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  • Writer's pictureEve da Silva Msc, PgDip

Managing bad days.

Updated: May 26, 2020

Pain is no small matter, it rips through us, cripples us, it aches and it stabs. Emotions can be exhilarating but they can also be unbearably painful. Isabel Clarke, author of Third Wave CBT Integration for Individuals and Teams, puts that pain at the centre of her formulation (an agreed sense making between therapist and client) of what drives some of our helpful and not so helpful ways of behaving. What is helpful anyway? Helpful is the thing that makes you feel better and we all know that sometimes the thing that makes us feel better short term is simply not what makes us feel better in the long term.

There is a feeling that you get, in the pit of your stomach, thundering in your ears, weakening your arms, breaking in your heart which can completely swamp your ability to breathe, communicate and even think.

Anyone who has felt this feeling knows that they have found ways to distract from it, soothe it, tolerate it and even heal it. Dr Gabor Mate reminds us that whatever the addiction, be it food, exercise, alcohol, work, drugs or shopping, that addiction has in some way aided us in #surviving circumstances that we were not equipped to overcome in the past. Isabel Clarke also teaches how realising that something about a particular coping strategy is actually very helpful, and acknowledging that, is the first step to making sense of what or how we would like to change or alter. Often, the sense of using a certain behaviour to survive, makes us feel, deep down, horribly sad, angry, fearful or helpless, it can affect our self esteem and our sense of ourselves in the eyes of the people who matter to us. This hurts. We can become numb to the pain and shame of this cycle, we may feel it momentarily but, as it overwhelms us, our brains and bodies drown and numb it, lest we become too distressed or unable to cope. We barely notice it but it still lingers, waiting for an additional painful moment, a loss, an embarrassment, a sense of failure or breakdown of relationship, to bubble to the surface, overwhelming us once more with shame and heartache. Dr Brene Brown teaches that shame affects our bodies in the same way as trauma, we are under the same flight/fight response and we can find ourselves acting accordingly. We can run away, avoid or drown out our feelings or we can fight, react quickly to those around us and seek to influence the way they see us. Since inside we can sometimes feel like we have many different sides to our own self, often all of this running away and fighting is happening in our own hearts and minds. On the outside perhaps all someone else can see is us pouring ourselves a glass of wine or lighting a cigarette. Others may find us being low in tolerance, snappy or unkind. Or we may be noticed to be stressed and perfectionistic, making our anxiety worth the final, perfect product. Ultimately, it is perfectly possible to be a crying heap or a well put together archetype of success and find that the former is more in control of their wellbeing than the latter. How is that possible? Sometimes tolerating the horrible feeling means being able to acknowledge it and then behave in ways which soothe it.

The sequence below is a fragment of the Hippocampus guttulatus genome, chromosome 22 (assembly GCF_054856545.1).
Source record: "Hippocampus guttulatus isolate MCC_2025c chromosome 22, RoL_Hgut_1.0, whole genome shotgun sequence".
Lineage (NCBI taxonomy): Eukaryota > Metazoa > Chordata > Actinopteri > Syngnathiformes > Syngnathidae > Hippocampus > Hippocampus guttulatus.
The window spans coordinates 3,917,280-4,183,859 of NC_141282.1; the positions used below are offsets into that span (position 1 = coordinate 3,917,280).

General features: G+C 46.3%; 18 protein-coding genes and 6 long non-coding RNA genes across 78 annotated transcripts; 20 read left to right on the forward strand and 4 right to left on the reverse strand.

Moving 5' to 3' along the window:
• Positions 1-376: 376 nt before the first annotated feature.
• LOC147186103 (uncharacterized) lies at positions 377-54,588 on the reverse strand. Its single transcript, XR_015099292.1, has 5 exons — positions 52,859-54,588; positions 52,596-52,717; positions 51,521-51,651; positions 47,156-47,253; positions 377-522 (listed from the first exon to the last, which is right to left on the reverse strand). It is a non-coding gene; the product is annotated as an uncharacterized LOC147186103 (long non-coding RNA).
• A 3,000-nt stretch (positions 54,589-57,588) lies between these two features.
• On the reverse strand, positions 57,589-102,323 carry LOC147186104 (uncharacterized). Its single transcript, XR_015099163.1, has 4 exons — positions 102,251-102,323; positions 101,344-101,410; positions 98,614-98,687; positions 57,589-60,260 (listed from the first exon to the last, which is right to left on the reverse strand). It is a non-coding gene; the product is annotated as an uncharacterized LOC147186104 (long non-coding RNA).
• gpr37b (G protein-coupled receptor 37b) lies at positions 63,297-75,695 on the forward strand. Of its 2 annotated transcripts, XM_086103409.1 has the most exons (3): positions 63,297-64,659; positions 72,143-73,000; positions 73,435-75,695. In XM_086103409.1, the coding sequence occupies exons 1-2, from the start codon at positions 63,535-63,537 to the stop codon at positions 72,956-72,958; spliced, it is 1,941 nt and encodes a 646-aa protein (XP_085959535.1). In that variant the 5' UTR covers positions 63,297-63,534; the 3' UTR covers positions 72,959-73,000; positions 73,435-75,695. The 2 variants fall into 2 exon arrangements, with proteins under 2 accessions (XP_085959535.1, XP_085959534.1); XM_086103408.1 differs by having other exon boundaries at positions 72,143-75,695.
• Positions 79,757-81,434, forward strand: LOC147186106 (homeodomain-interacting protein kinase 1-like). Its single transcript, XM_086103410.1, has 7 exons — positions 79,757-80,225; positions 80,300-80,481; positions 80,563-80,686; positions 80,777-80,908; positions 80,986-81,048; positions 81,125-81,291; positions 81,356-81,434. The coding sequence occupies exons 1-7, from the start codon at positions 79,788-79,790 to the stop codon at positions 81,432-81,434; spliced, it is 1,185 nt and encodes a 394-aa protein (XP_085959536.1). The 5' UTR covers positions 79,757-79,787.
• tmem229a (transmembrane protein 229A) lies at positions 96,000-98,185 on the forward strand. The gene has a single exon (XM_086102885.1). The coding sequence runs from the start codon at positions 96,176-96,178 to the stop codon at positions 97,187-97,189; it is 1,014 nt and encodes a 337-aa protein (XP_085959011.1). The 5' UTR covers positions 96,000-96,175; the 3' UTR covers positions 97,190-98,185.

Where do we learn how to tolerate and heal the horrible feeling?

Learning to tolerate the horrible feeling, learn from it and heal it is something which, like all of our skills, develops from the moment we start developing. In this dated but reassuring video about being there for a baby, we are reminded how to let someone small who is distressed; know that they have someone on their side.

Sometimes we haven't always had someone on our side in that way, someone who speaks to us softly, watches for our signals and responds to them, gives us appropriate physical contact or respects our wishes not to engage in physical contact and who ultimately is patient with us and who cares about making us feel safe and secure. We are not babies, but these needs do not change as we develop year by year. We still need, both from those around us, but also within our own minds and hearts, to have a sense that we are patient with ourselves when we are distressed, that we speak softly and kindly to ourselves and that we make sure our physical needs are met in a way that actually makes sense to our wellbeing.

You may not remember when you started letting a punishing voice dominate when you are overcome with horrible feelings, the voice that says:

You are not good enough. If you don't do x then terrible things may happen. You have failed again. You don't deserve love. You were born to be hurt. You are simply stupid and incompetent.

That voice is the voice which doesn't serve you any longer. Susan Jeffers helped many people struggling with that voice to remind themselves that

No one has to live with enemies. Don't make an enemy of yourself.

Become Assertive with your inner critic and start advocating for yourself

Assertiveness isn't just for other people, it is for our inner dialogue too.

Compassion isn't just for a baby, puppy or stranger, it is for you too.

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